D bw p - country profiles - denmark
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D bw p - country profiles - denmark

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D bw p - country profiles - denmark

D bw p - country profiles - denmark

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  • The dimension Uncertainty Avoidance has to do with the way that a society deals with the fact that the future can never be known: should we try to control the future or just let it happen? This ambiguity brings with it anxiety and different cultures have learnt to deal with this anxiety in different ways.  The extent to which the members of a culture feel threatened by ambiguous or unknown situations and have created beliefs and institutions that try to avoid these is reflected in the UAI score.

D bw p - country profiles - denmark D bw p - country profiles - denmark Presentation Transcript

  • http://doingbusinesswithpeople.weebly.com/
  • Demark (…) corresponds to the faculty of determining the validity of evidence. The Danes are, indeed, noted for their good sense, sound judgment, and clear, vigorous thought; and they show remarkable similarity to the English in their character, spirit, and ways of thinking and acting. Psychology of the Nations A.L.Kip http://doingbusinesswithpeople.weebly.com/
  • Lewis Model View slide
  • DENMARK UK NETHERLANDS 18 Denmark scores very low in Power Distance • Very egalitarian mindset PDI • The Danes believe in 74 IDV • independency, • equal rights, • accessible superiors • employee autonomy 16 • management that facilitates and empowers MAS 23 UAI • Workplaces have a very informal atmosphere • Direct and involving communication and on a first name basis Data: geert-hofstede.com View slide
  • DENMARK UK NETHERLANDS 18 PDI 74 Denmark is an individualistic society • High preference for a loosely-knit social framework in which individuals are expected to take care their immediate families only • Danes. Small talk is kept at a minimum and you do not need to create relationships first. IDV 16 • Danes are also known for using a very direct form of communication. MAS 23 UAI . Data: geert-hofstede.com
  • DENMARK UK NETHERLANDS • It is important to keep the life/work balance and you make sure that all are included 18 PDI 74 IDV • An effective manager is supportive to his/her people, and decision making is achieved through involvement • Managers strive for consensus and people value equality, solidarity and quality in their working lives 16 MAS 23 UAI Denmark is a feminine society • Conflicts are resolved by compromise and negotiation and Danes are known for their long discussions until consensus has been reached . Data: geert-hofstede.com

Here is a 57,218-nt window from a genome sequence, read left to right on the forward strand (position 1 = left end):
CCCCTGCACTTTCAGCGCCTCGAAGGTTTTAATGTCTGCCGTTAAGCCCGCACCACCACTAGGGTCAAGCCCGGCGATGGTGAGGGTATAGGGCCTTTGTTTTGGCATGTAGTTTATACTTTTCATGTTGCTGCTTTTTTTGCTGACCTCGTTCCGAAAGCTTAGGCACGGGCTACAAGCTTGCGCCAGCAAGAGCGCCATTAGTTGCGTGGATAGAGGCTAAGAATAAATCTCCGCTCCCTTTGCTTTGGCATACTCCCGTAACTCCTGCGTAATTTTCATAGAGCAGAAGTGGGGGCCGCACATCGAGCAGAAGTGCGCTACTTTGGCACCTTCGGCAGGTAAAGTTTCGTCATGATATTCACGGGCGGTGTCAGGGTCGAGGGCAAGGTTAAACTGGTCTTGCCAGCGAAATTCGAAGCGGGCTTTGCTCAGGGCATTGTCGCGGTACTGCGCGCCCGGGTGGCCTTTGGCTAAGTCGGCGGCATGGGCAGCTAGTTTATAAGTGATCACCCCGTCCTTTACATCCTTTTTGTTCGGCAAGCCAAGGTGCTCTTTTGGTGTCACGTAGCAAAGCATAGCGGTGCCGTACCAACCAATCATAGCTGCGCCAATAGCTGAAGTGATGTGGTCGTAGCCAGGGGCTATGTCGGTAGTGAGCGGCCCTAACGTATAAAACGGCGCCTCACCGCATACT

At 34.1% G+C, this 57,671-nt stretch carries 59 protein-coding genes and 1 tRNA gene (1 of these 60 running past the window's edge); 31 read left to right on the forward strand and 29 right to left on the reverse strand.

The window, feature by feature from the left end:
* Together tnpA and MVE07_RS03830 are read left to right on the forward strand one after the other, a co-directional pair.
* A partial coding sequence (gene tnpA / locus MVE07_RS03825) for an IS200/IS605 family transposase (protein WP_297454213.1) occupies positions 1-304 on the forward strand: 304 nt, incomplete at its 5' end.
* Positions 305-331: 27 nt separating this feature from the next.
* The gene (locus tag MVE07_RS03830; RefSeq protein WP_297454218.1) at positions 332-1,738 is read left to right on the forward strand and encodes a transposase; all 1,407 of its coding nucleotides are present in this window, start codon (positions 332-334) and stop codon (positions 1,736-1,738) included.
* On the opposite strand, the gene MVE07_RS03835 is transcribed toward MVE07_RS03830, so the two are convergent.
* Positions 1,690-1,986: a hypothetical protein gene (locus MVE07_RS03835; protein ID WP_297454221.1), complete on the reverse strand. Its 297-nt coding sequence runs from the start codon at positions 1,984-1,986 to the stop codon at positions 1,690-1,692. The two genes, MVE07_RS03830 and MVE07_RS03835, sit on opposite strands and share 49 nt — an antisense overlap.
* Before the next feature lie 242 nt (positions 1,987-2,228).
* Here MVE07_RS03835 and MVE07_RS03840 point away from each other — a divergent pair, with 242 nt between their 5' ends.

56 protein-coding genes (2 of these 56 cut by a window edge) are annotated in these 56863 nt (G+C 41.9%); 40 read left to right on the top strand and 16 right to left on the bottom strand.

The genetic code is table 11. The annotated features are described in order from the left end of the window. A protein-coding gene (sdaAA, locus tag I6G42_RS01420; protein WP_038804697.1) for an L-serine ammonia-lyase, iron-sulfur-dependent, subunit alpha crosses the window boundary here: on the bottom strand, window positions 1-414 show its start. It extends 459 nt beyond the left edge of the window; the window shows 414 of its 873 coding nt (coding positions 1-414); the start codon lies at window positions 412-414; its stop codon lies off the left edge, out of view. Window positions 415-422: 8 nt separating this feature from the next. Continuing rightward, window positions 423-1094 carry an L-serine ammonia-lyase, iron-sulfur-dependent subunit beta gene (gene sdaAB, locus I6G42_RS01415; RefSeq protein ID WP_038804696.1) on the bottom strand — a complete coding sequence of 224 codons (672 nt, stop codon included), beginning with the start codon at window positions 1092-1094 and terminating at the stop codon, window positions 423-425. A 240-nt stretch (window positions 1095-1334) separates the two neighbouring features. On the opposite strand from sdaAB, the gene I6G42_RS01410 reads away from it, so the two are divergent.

• DENMARK UK NETHERLANDS With a score of 23 Denmark scores low on this dimension 18 PDI • Danes do not need a lot of structure and predictability in their work life. 74 IDV • Plans can change overnight, new things pop up and the Danes are fine with it. • Curiosity is natural and is encouraged from a very young age. 16 MAS • What is different is attractive! 23 UAI . Data: geert-hofstede.com
  • • Appointments are necessary. • Send an agenda before the meeting and work from it without deviation. • You should arrive at meetings on time. The Danes you are meeting will be punctual. • Shake hands with everyone upon arriving and leaving. Handshakes should be very firm and rather short. Maintain eye contact while being introduced. Always shake hands with women first. • Decisions are made after consulting with everyone involved. • Presentations should be well-organized and factual: use facts, figures and charts to back up statements and conclusions. • Danes prefer to get down to business quickly: communication is direct. Text: Kwintessential Photo: www.decoist.com
  • • The Danes like to treat all people with equal respect and deference. • Denmark is a controlled-time culture, and adherence to schedules is important and expected • The role of the leader is to harness the talent of the group assembled, and develop any resulting synergies. • The leader will be deferred to as the final authority in any decisions that are made, but they do not dominate the discussion or generation of ideas. • Cross cultural management needs to understand the Danes fundamental belief in an egalitarian society. Text: Kwintessential Photo:http://minifigures.lego.com
  • • Humor is an important factor - mild cynicism is acceptable. • They are very interested in profit but often pretend it is only secondary. • They insist on tolerance of views and flexibility. • Stick to facts and analyse them intelligently. • Make all proposals seem reasonable. • Avoid • Being overly serious; Danes think Swedes are so. • Showing you think you are cleverer than they are. • Laughing at them or at things Danish. • Patronizing them in any way. • Showing too much interest in materialism or bottom-line focus. • Infringing on anybody 's rights. When Cultures Collide: Leading Across Cultures, by Richard D. Lewis Photo: www.comparestoreprices.co.uk
  • Photo: 3.bp.blogspot.com http://doingbusinesswithpeople.weebly.com/